The effects of using (NH4)2SO4 as a carbonization promoter for producing cellulose-derived carbon aerogels (CAG) was studied. The effects of pretreatment on the textural, morphological, and chemical properties of pristine cellulose nanofibers (CNF) were analyzed through N2 adsorption, scanning electron microscopy (SEM), X-ray diffraction (XRD), elemental analysis, inductively coupled plasma optical emission spectrometry (ICP-OES), and Fourier transform infrared spectroscopy (FT-IR). Furthermore, the thermal behaviors of raw CNF and those impregnated with (NH4)2SO4 were investigated by coupling thermogravimetric analysis with mass spectrometry (TGA-MS). The results suggested that the pretreatment did not cause any morphological/structural changes in the nanofibers. However, the presence of (NH4)2SO4 affected their pyrolysis by favoring intermolecular dehydration, thereby reducing the formation of levoglucosan and increasing the carbon yield during pyrolysis. Interestingly, above certain impregnation level, the concentration of sulfate-derived species in the gas phase increased. This phenomenon was attributed to an excess of salt within the fiber structure and on their surfaces. Consequently, the levoglucosan-to-carbon route was inhibited, and the mechanisms of intra- and inter-molecular dehydration, chain scission, and crosslinking reactions were affected, leading to a reduced char yield. The chemical effects of ammonia-based salts is elucidated supported on the interpretation of MS signals and kinetic modeling results.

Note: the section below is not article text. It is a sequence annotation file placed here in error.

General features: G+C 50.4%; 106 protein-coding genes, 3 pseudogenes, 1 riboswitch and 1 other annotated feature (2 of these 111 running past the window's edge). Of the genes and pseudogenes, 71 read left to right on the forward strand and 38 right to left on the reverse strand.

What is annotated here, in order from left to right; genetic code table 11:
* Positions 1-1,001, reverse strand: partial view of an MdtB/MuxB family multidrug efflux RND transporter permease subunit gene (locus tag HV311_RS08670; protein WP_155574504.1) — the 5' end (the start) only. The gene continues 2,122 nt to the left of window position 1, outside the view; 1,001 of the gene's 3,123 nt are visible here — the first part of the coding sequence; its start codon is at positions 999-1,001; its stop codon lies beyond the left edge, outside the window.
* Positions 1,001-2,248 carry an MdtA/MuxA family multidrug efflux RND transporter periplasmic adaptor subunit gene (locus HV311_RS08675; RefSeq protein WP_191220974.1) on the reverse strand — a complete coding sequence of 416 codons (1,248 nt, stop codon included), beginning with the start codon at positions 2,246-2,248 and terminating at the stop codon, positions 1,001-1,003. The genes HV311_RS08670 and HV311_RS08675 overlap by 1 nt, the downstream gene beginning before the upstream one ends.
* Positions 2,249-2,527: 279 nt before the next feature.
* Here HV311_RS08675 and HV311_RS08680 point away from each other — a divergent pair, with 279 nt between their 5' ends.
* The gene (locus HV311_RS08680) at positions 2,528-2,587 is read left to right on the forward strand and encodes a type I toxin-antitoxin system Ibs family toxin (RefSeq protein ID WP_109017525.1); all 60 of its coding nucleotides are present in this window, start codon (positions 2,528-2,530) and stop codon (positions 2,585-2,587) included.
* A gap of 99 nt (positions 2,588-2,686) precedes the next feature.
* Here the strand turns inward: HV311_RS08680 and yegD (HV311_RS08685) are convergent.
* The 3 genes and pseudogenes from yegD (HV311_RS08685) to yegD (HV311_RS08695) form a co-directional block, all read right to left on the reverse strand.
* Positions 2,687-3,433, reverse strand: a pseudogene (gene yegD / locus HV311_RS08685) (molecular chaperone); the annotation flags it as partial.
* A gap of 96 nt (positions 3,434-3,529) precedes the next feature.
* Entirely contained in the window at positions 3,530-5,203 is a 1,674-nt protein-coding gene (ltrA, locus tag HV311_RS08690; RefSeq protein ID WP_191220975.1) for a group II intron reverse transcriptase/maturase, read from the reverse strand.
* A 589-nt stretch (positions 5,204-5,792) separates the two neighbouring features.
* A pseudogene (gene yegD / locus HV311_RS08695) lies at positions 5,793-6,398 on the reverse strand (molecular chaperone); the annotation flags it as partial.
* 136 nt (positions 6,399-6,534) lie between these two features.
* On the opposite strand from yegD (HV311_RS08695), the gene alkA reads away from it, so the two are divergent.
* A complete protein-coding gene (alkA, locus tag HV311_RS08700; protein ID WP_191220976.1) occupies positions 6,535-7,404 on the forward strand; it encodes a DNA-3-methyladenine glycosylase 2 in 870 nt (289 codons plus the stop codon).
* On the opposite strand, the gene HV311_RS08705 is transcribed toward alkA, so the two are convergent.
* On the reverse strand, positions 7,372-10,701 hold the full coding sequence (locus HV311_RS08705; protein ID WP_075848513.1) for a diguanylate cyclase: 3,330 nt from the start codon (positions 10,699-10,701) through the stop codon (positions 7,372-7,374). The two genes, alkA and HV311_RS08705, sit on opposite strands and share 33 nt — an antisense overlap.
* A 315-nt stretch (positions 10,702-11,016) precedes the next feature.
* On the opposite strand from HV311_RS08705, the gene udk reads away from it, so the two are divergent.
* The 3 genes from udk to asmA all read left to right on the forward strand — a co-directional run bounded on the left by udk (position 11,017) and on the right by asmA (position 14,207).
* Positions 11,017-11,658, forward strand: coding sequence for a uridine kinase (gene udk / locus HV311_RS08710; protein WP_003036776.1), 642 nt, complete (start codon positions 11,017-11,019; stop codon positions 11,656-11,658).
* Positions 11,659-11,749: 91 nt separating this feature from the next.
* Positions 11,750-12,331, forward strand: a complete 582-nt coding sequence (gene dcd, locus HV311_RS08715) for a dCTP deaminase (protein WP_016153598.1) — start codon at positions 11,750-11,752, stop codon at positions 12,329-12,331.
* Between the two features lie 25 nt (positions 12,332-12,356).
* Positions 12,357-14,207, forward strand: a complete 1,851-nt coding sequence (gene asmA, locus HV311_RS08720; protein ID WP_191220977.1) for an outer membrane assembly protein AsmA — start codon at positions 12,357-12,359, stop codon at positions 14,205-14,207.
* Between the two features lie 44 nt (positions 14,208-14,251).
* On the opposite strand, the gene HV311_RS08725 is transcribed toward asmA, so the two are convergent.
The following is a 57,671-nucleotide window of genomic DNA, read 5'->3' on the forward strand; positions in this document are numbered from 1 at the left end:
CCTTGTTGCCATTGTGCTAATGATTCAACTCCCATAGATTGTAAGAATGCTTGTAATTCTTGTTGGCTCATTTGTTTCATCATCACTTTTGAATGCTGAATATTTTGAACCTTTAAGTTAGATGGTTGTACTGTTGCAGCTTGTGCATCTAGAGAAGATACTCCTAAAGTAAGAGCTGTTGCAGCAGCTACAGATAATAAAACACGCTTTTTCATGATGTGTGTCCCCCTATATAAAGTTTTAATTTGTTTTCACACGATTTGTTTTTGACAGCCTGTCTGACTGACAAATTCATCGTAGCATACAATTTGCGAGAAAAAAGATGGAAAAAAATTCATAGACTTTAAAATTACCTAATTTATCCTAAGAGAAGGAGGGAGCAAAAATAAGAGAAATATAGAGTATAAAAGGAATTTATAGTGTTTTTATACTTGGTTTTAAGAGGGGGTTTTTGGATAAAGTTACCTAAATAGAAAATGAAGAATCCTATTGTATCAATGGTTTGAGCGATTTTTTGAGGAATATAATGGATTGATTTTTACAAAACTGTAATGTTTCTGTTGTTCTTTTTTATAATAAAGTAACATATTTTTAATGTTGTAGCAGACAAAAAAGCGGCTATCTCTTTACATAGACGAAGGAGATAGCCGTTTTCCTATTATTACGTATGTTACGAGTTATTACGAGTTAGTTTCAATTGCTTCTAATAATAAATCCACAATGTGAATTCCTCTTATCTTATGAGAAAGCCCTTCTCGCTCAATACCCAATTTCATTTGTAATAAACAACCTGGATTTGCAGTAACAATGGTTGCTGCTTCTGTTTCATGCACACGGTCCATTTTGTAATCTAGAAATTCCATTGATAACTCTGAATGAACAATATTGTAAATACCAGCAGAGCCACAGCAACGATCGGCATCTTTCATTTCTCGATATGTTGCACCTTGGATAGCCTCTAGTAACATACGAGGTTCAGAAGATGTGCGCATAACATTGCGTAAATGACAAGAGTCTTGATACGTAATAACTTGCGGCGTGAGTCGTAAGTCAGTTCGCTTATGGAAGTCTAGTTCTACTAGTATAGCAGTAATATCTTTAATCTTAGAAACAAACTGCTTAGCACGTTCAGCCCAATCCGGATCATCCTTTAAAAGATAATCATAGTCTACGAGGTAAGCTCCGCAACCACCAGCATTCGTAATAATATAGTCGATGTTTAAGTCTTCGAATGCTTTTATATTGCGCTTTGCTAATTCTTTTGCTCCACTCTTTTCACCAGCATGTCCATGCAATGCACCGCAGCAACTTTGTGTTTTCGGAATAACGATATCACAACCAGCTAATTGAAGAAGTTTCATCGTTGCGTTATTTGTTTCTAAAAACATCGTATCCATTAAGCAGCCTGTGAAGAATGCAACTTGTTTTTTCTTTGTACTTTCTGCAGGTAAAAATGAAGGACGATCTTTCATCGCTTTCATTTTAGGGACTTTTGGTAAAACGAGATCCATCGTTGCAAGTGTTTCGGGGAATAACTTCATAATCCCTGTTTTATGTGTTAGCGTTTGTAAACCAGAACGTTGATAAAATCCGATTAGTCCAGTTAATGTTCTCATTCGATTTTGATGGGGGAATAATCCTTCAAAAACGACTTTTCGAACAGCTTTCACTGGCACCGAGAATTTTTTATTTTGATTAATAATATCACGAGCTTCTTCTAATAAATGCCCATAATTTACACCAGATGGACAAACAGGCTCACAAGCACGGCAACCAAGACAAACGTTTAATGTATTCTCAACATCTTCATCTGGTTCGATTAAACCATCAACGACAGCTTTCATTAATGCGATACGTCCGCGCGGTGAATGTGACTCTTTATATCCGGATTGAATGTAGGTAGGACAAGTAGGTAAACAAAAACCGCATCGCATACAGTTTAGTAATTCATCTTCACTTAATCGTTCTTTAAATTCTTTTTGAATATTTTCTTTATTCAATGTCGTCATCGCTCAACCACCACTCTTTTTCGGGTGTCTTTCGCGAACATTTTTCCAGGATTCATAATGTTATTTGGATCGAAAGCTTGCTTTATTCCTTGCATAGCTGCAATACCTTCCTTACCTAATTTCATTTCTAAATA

PubDate: 2016-12-19T18:22:31Z
  • CFD study on thermal transport in open-cell metal foams with and without a
           washcoat: Effective thermal conductivity and gas-solid interfacial heat
    • Abstract: Publication date: 6 April 2017
      Source:Chemical Engineering Science, Volume 161
      Author(s): Wenping Peng, Min Xu, Xunfeng Li, Xiulan Huai, Zhigang Liu, Huasheng Wang